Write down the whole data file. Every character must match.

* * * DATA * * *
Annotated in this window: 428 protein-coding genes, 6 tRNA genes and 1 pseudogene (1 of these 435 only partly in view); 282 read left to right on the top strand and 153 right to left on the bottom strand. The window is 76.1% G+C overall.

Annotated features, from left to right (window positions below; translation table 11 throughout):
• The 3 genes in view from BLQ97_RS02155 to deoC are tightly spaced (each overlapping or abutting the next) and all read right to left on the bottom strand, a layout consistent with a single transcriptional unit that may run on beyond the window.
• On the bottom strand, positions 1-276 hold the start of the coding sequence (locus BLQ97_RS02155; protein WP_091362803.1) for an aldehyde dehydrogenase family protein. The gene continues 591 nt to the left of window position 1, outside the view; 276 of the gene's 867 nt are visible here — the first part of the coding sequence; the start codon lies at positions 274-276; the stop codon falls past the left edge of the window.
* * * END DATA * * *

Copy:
Annotated in this window: 428 protein-coding genes, 6 tRNA genes and 1 pseudogene (1 of these 435 only partly in view); 282 read left to right on the top strand and 153 right to left on the bottom strand. The window is 76.1% G+C overall.

Annotated features, from left to right (window positions below; translation table 11 throughout):
• The 3 genes in view from BLQ97_RS02155 to deoC are tightly spaced (each overlapping or abutting the next) and all read right to left on the bottom strand, a layout consistent with a single transcriptional unit that may run on beyond the window.
• On the bottom strand, positions 1-276 hold the start of the coding sequence (locus BLQ97_RS02155; protein WP_091362803.1) for an aldehyde dehydrogenase family protein. The gene continues 591 nt to the left of window position 1, outside the view; 276 of the gene's 867 nt are visible here — the first part of the coding sequence; the start codon lies at positions 274-276; the stop codon falls past the left edge of the window.